County, Red Cross launch campaign
SUMMIT COUNTY – When a disaster hits Summit County, whether it’s in the form of a flood, a wildfire, a snowstorm or an ice storm, emergency responders will be tied up, leaving much of citizens’ well-being in their own hands.”We’ll be responding to 911 calls and dealing with motor vehicle accidents, dealing with the fires, dealing with the flooding itself and what we need our citizens to do is to be prepared to help us out,” said Sgt. Jonathan Comyn, the county’s emergency manager.The American Red Cross and the county launched a citizen preparedness campaign Monday, urging locals to be ready to support themselves for up to three days following an emergency.”I think we all learned not only from 9/11, but even from the snowstorms last fall, that being prepared – yourself and your family – with the basic necessities can only help,” said Robert Thompson, director of communications for the Mile High chapter of the Red Cross.The most important component of an emergency that people should be prepared for is an evacuation order, Comyn said. That means having a kit ready to go that contains one gallon of water per person for up to three days, non-perishable food, a flashlight, tools, clothing and important personal documents.
Citizens should also have a home evacuation plan in place that lays out where family members should rendezvous and maps out evacuation routes from the home.Another tip: Adhere to the county’s reverse 911 system when it calls with an evacuation order, said County Commissioner Bob French.French said he’s heard of people not wanting to leave their homes when they receive a warning on the phone system.”These (calls) are phased so that you will have time to get out before the fire trucks start coming up behind your place, but if you don’t leave then, when they do have to get you out, it will endanger the lives of the people who are coming to help you,” French said.The reverse 911 system has only been activated twice since its creation in June 2003, said communications center director Chris Benson. The first was last May when shots had been fired in Frisco and a message went out instructing residents to stay inside. The second occurred last September when 217 calls were placed to evacuate homes near the Ophir Mountain Fire.That history shows that the county doesn’t throw out a message unless there truly is a need, Comyn said.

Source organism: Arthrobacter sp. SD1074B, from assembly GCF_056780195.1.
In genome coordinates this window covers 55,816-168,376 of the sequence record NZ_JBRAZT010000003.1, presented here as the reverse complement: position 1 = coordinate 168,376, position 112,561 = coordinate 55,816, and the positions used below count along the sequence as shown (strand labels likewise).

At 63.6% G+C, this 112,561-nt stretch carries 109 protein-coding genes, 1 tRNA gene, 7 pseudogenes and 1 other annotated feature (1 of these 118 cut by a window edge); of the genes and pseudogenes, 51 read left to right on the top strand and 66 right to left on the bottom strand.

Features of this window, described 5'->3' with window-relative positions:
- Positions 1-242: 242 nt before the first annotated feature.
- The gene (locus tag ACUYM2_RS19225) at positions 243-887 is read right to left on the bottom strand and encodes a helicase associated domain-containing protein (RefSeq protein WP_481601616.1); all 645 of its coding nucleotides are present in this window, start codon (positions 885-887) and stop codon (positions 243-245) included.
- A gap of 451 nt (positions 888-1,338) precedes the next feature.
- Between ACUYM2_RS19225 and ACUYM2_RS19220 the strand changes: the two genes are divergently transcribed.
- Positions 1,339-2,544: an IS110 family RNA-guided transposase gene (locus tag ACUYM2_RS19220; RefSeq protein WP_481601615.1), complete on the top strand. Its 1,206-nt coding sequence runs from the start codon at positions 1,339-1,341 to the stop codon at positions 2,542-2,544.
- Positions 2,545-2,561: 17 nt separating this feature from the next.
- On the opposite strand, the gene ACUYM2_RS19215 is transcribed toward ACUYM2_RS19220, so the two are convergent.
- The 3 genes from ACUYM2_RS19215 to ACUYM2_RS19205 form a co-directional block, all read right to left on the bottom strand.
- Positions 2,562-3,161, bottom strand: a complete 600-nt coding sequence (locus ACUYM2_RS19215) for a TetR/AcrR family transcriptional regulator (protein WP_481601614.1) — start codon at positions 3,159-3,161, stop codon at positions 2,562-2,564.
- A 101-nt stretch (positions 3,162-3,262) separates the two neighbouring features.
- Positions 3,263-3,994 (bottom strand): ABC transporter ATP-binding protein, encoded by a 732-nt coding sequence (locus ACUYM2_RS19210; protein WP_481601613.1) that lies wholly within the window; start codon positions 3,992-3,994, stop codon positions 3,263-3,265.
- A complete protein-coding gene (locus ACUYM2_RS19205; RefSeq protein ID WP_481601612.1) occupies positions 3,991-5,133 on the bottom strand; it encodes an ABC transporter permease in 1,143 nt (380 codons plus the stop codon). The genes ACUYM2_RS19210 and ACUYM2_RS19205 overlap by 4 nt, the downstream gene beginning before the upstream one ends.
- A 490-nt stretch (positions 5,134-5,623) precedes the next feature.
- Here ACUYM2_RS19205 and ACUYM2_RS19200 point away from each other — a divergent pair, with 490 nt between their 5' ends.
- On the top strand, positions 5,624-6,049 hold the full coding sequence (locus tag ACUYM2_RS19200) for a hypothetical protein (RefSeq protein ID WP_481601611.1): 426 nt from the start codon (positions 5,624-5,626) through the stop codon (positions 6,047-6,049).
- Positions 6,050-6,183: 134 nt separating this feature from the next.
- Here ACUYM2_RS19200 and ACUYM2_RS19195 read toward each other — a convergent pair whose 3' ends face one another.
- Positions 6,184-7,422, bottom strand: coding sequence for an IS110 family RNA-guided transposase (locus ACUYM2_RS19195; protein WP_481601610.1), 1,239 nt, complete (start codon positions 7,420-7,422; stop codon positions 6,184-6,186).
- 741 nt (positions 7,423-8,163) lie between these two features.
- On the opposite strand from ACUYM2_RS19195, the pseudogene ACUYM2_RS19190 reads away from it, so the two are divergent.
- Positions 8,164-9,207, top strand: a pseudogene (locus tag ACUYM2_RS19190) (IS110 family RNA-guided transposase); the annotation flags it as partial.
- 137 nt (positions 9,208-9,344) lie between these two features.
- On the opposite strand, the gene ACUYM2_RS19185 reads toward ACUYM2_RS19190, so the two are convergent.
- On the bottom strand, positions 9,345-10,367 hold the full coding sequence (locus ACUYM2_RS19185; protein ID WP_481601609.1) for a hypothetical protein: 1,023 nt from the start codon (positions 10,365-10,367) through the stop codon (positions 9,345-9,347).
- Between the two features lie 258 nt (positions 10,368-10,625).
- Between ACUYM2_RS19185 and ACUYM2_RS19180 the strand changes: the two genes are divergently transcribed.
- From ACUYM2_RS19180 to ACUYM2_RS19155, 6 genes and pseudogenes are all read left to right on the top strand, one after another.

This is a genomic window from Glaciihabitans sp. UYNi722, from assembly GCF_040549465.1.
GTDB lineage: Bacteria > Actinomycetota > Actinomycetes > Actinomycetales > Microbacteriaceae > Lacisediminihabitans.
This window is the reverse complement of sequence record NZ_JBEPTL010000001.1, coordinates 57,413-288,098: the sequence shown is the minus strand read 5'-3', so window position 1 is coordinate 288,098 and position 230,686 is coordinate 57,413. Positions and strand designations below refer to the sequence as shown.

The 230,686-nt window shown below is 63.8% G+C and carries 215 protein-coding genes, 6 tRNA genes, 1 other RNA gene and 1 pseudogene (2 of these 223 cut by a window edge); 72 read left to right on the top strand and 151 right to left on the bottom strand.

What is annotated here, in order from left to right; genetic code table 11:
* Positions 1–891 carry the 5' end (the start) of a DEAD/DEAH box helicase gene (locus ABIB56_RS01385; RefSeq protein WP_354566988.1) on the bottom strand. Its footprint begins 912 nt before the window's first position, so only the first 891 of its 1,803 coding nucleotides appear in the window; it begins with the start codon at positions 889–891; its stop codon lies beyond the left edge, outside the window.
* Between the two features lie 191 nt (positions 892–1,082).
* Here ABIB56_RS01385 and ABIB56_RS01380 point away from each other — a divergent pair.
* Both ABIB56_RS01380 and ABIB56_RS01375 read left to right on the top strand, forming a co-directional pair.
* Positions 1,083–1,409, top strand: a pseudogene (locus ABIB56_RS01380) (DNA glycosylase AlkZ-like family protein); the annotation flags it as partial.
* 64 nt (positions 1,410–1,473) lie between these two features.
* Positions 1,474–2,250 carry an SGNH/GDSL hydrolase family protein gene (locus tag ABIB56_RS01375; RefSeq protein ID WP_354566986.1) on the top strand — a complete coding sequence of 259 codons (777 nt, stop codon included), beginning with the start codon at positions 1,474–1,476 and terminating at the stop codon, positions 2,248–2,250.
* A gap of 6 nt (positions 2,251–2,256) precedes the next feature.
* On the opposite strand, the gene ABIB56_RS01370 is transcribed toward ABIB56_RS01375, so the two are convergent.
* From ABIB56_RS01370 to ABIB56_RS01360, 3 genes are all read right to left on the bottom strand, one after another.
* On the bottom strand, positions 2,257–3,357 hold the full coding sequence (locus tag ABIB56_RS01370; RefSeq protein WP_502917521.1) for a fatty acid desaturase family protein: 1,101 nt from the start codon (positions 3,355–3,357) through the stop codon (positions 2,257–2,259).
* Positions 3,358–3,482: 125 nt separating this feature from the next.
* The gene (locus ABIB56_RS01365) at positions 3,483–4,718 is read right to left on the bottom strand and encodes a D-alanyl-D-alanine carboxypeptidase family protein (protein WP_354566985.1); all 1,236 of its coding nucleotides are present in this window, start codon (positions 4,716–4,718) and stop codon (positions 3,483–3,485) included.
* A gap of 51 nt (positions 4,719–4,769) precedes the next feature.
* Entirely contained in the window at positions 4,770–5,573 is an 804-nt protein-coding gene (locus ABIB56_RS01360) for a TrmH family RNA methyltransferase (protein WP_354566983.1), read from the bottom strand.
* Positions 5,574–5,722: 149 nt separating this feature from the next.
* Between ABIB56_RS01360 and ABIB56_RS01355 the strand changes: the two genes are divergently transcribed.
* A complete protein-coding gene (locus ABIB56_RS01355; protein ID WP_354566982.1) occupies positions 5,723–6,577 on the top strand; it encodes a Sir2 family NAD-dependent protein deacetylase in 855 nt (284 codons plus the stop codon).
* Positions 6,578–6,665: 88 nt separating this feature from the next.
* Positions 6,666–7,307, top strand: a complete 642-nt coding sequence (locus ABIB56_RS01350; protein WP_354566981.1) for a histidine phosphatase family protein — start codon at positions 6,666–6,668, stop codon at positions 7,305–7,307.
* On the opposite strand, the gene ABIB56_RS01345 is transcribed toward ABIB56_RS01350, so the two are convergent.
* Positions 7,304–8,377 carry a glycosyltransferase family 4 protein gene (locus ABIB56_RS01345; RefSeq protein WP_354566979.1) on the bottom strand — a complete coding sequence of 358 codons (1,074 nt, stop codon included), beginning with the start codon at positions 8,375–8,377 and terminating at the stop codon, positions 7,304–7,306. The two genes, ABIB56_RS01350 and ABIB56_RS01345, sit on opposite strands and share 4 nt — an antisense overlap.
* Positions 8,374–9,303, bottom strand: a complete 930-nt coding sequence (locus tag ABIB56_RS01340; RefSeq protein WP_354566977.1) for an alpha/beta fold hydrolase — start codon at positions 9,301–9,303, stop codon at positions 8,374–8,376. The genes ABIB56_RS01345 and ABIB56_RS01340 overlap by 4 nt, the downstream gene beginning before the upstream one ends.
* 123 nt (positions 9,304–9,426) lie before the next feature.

Citizens can also donate their time to help out the Red Cross with tasks such as setting up emergency shelters in the event of a disaster.”I think we’re well-prepared from the law enforcement and the public safety side, but what we’re looking for now is truly volunteerism on a massive scale in Summit County,” said Summit County Sheriff John Minor.The Red Cross has been pushing preparedness along the Front Range since the inception of its Prepare Colorado program in 2004, but this is the first big campaign in Summit County.Comyn and Red Cross workers will continue reaching out to citizens through public service announcements, programs on the county television station and presentations at public meetings.Then on June 1, the county’s incident management team will orchestrate a mock evacuation in the Ptarmigan Neighborhood near Silverthorne.
Questions?Call the local American Red Cross center at (970) 262-0530, Summit County Emergency Management at (970) 453-2232, ext. 336, or visit http://www.preparecolorado.org.Nicole Formosa can be reached at (970) 668-3998, ext. 13625, or at email@example.com.
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